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This is a holiday week, when we celebrate being an American in our own New Mexican way.
I give the floor to Paula Tackett, retired director of the Legislative Council Service, who described what it meant to be a New Mexican during the recent Centennial banquet of the Historical Society of New Mexico. Here are her remarks:
It means often feeling like there is only one degree of separation from each other, because New Mexico is geographically large but really a small community.
It means that although I was born in Albuquerque, I am privileged to have roots and be a part of this land. My mother was born on a homestead at Three Rivers, right next to the A.B. Fall ranch, and my father came to San Marcial, south of Socorro, as a small boy.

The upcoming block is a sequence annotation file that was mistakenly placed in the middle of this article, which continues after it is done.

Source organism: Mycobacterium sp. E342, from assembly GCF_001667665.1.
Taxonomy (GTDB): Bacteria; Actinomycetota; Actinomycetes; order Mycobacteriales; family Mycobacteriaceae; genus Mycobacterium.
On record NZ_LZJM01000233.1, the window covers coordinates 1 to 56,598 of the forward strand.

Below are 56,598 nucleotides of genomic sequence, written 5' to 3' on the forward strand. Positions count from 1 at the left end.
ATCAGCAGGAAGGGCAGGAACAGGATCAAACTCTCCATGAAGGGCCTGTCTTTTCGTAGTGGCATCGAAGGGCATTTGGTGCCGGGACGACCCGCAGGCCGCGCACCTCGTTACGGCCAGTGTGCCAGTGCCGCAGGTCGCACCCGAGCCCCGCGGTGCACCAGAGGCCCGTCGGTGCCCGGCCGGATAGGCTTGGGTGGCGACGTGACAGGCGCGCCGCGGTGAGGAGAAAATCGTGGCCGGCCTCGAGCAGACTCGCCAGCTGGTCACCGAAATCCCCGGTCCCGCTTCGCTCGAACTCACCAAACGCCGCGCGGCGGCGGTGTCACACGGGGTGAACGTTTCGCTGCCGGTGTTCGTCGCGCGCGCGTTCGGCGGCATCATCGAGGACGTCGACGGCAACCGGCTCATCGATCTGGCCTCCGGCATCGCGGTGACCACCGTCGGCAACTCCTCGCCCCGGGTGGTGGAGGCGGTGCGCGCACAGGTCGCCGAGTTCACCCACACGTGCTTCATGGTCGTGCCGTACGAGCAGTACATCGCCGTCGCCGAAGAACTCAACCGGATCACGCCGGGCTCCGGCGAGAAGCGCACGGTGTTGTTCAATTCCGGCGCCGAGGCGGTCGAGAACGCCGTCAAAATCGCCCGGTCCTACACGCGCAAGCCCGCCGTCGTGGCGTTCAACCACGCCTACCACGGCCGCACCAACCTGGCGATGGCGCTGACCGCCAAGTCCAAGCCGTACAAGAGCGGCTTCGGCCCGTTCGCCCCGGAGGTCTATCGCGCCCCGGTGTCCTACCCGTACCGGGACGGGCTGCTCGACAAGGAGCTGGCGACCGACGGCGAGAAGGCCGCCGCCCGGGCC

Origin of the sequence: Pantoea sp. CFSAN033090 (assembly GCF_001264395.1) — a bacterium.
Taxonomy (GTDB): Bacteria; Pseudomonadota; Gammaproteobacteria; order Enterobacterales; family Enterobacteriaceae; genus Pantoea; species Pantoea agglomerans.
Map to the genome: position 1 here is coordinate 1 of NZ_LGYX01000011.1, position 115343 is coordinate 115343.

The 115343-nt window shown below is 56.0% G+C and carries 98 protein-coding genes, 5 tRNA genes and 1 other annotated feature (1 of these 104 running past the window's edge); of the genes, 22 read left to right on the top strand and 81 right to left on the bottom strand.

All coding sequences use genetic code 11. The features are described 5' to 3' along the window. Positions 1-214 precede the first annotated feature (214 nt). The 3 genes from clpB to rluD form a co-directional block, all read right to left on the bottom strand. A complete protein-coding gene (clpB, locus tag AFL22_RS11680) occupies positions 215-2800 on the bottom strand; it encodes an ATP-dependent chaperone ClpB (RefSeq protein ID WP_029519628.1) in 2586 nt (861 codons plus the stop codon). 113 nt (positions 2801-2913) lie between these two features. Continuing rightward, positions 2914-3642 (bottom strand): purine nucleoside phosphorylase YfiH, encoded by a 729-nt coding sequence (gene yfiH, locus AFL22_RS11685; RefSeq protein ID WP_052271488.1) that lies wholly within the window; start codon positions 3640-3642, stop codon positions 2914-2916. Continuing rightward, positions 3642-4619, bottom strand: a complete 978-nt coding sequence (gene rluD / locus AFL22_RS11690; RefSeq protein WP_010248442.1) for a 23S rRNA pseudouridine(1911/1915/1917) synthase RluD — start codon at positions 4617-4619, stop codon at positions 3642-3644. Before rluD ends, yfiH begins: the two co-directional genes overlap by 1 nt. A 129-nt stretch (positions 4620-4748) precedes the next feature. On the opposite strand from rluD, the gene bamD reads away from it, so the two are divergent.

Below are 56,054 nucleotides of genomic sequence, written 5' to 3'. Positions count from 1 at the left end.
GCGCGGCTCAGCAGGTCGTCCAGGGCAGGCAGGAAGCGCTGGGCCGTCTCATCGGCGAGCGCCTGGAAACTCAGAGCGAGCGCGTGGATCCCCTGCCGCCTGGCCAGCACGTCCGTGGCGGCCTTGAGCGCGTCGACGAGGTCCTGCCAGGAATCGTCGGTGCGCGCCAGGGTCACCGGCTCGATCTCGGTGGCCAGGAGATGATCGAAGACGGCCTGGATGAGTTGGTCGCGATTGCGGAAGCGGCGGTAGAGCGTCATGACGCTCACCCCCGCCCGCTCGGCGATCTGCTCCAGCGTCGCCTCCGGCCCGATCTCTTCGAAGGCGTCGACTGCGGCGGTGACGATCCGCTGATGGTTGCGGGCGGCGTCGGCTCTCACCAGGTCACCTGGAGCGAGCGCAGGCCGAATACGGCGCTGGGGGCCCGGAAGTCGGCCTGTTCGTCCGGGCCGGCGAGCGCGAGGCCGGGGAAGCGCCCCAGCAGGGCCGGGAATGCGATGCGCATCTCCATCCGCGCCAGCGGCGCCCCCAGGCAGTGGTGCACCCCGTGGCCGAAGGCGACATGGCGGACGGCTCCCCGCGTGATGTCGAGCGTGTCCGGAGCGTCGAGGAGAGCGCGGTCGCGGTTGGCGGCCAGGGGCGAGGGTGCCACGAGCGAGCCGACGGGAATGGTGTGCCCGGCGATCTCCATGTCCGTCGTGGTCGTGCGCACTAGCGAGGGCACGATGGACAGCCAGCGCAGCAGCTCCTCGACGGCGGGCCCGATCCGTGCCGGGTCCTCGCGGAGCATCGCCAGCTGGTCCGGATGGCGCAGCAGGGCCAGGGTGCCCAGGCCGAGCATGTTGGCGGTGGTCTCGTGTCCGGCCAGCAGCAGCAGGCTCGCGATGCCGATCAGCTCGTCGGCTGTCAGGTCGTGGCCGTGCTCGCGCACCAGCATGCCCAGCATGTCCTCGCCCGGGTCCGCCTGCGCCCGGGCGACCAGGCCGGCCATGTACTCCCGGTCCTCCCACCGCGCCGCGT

It means being the city cousin but getting to ride in the summer roundup and help with branding the cattle – and never forgetting the smell.
It means missing the shades of brown when I lived back East and getting claustrophobic when surrounded by all that green. It means being able to see for miles, big flat-bottomed clouds in the summer, amazing sunsets almost year-round, and understanding why O’Keeffe came here because of the light and the luminosity of the sky.
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